“Taking away a person’s freedom is never something to be done lightly,” he writes. “But once addicted to fentanyl or the new meth, many users are not ‘free’ to choose treatment — or any path out of addiction — in any meaningful way. Time away from these drugs, I believe, can help them regain their agency.”
Jail, itself, isn’t enough: But neither can it stop at incarceration alone, he told the editorial board. There is no panacea.
“If more counties in America can develop and maintain a continuum of care for addiction that begins with jail and leads maybe two of three years after jail, then we will be a stronger country. We do not have anything remotely close to that right now,” he said.
And jails will have to offer more intensive treatment and recovery programs than now provided in most cases. Quinones’ Atlantic article details an effort at the Kenton County Jail in northern Kentucky, which has opened a 70-bed “recovery pod” for men and a 35-bed program for women that provide medication-assisted treatment, but also fills the day with GED courses and classes on parenting, anger management and other life skills as well as inmate-run 12-step groups.
While these are the kinds of programs that can be found on the outside, Quinones writes, jail ensures those with addictions stay long enough — and mostly absent the temptation to use again — to allow brains to heal and provide a better chance at long-term sobriety.
Thursday event: Lake Steven’s Mayor Gailey said he’s hoping for a good turnout on Thursday night, but also wants the meeting with lawmakers and others to provide perspective on the need to provide more treatment and support, in and outside of jails, and greater flexibility for judges to divert those with addictions into longer, jail-based treatment programs earlier in a person’s addiction and not five or more criminal charges down the road.
“I’ll tell you what, families would love that program. But we can’t do that right now,” he said.
All efforts have to be employed in addressing addiction, now especially as fentanyl has become the leading cause of overdose deaths in Washington state and in Snohomish County.
Ever-spiraling tally of OD deaths: A month ago, the editorial board cited data from the Centers for Disease Control and Prevention that showed the rate of overdose deaths — about 90 percent of which are attributed to fentanyl — was the fastest growing in Washington of all 50 states; for the 12-month period ending March of 2023, the state had an estimated 3,024 overdose deaths; one month later, for the 12-month period ending April of 2023, that count had grown to 3,155 overdose deaths in the state.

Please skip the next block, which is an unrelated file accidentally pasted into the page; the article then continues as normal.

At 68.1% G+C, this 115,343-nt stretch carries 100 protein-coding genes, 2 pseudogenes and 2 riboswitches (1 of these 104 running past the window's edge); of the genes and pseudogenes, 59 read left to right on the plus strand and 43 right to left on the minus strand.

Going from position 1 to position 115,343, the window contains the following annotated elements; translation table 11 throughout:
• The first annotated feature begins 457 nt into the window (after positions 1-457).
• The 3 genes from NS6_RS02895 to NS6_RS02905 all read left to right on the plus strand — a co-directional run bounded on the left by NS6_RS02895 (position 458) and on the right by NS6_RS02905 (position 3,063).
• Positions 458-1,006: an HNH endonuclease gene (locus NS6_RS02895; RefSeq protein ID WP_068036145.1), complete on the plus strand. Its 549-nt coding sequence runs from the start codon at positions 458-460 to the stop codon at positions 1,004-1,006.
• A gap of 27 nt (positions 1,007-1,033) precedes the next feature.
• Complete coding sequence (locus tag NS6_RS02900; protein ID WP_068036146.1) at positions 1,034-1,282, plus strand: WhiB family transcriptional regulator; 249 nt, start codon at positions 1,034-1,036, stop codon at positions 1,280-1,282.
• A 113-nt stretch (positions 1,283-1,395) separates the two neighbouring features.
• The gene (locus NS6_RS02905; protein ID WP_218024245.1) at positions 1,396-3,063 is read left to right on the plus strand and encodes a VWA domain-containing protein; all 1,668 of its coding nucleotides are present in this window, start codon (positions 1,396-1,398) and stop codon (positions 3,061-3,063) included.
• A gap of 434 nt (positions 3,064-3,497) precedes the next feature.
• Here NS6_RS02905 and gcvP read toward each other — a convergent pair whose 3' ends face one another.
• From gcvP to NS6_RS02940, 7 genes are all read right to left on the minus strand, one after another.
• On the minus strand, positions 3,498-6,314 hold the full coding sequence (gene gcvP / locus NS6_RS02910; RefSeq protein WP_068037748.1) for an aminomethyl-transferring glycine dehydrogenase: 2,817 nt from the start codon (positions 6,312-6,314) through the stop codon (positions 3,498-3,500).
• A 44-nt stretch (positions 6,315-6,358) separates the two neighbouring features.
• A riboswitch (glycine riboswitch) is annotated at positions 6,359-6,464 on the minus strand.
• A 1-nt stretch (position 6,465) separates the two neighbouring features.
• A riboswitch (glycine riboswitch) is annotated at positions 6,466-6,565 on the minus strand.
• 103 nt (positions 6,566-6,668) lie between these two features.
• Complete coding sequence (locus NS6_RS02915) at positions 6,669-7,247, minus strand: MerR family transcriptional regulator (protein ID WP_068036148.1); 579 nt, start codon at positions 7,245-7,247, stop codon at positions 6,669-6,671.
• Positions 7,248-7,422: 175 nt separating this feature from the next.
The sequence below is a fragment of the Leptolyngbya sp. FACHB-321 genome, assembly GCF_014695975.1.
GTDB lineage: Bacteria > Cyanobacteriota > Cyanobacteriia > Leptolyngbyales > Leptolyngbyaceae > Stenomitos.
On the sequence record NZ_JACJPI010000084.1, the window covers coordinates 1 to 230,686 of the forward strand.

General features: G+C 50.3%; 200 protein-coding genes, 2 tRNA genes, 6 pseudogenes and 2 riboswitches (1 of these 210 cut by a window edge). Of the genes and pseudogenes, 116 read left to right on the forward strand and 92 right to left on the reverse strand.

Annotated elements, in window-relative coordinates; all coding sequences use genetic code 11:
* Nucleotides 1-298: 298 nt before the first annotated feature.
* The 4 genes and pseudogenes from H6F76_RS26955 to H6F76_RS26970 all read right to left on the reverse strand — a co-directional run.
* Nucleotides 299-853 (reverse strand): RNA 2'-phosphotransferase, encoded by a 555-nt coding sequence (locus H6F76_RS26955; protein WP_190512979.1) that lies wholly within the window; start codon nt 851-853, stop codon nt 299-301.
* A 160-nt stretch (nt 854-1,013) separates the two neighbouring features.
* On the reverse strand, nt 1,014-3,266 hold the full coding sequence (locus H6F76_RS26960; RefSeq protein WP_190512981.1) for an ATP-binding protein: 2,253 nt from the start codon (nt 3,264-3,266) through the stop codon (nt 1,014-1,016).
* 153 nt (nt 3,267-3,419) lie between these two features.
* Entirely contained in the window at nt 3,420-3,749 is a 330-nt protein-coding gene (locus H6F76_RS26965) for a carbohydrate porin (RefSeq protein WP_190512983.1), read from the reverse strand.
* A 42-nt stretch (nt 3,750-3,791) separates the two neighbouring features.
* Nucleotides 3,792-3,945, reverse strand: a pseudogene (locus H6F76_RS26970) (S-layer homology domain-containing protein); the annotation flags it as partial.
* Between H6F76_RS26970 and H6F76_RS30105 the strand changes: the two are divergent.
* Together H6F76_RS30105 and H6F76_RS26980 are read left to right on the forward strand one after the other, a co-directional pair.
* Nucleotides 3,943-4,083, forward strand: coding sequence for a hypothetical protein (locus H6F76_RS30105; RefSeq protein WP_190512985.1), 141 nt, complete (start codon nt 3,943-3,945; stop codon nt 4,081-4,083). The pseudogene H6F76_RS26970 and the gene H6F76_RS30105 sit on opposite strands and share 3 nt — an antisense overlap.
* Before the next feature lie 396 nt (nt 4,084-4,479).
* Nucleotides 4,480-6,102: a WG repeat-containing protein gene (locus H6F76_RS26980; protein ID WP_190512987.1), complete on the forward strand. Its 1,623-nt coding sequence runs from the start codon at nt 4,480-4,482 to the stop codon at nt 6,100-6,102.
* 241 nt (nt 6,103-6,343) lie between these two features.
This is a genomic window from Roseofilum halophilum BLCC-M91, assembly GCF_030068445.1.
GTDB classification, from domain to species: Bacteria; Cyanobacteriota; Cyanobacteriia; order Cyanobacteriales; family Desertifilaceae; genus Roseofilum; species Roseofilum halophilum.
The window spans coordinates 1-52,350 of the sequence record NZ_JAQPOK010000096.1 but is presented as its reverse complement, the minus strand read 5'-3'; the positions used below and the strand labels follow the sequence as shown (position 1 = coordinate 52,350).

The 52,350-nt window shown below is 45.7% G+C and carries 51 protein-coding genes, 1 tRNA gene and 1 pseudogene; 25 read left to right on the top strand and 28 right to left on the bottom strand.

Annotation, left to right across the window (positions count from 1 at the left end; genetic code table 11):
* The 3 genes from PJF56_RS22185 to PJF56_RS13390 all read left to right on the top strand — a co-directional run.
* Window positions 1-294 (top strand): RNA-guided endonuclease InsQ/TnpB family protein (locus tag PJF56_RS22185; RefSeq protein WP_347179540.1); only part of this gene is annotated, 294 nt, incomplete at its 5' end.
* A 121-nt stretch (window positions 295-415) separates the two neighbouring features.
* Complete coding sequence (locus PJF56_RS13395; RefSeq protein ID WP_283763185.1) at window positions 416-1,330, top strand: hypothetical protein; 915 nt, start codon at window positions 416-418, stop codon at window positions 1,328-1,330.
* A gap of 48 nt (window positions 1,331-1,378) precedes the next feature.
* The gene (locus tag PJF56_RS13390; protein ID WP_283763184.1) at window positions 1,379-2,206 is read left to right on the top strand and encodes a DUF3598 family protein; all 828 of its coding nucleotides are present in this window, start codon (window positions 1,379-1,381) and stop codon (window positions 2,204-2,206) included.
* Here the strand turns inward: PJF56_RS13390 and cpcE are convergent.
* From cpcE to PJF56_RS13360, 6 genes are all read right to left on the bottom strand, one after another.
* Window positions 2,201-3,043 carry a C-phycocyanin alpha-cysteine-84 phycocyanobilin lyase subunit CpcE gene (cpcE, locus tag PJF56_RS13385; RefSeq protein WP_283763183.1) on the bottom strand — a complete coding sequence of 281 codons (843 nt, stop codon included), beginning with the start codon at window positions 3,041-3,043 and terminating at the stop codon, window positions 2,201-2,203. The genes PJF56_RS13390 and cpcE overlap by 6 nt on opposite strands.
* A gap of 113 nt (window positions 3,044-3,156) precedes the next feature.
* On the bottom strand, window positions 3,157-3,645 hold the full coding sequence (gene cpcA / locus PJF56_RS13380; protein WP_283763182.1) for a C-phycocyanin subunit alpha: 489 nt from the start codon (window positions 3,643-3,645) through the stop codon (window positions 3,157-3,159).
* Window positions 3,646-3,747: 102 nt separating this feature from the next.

That ever-spiraling increase in overdose deaths — deaths happening every day in our communities and far too frequently among our family members — is the buried lede of this editorial.
Lawmakers have to consider how programs outside and inside of jails can be expanded and funded. The current law passed this year that makes drug possession a gross misdemeanor needs an immediate evaluation regarding its ability to adequately address fentanyl and move those with addictions into treatment. Local officials should welcome and encourage drug treatment and behavioral health facilities into their communities and educate their constituents as to their necessity. Shelters and supportive housing programs, with a keener emphasis on treatment, need funding and program support. And the county and the cities should continue to work collaboratively on how they might pool the resources they have individually received from recent legal settlements with opioid manufacturers and distributors.
And community — with a shared commitment to the full range of solutions — must be built.
“I think continuum of care for addictions is so important,” Quinones said, “because it’s really about building community in ways that we have never done and in ways that we need.”
Fentanyl and public safety
Author Sam Quinones will speak at 6:30 p.m. Thursday at Cavelero Mid High School’s commons, 8220 24th St. SE, Lake Stevens. The event is free; register at tinyurl.com/SamQuinones. Copies of Quinones’ books will be available for purchase, $25 each or $40 for both, cash or Venmo accepted.
Correction: An earlier version of this editorial gave an incorrect date for the Sam Quinines event. It is Thursday, Sept. 28.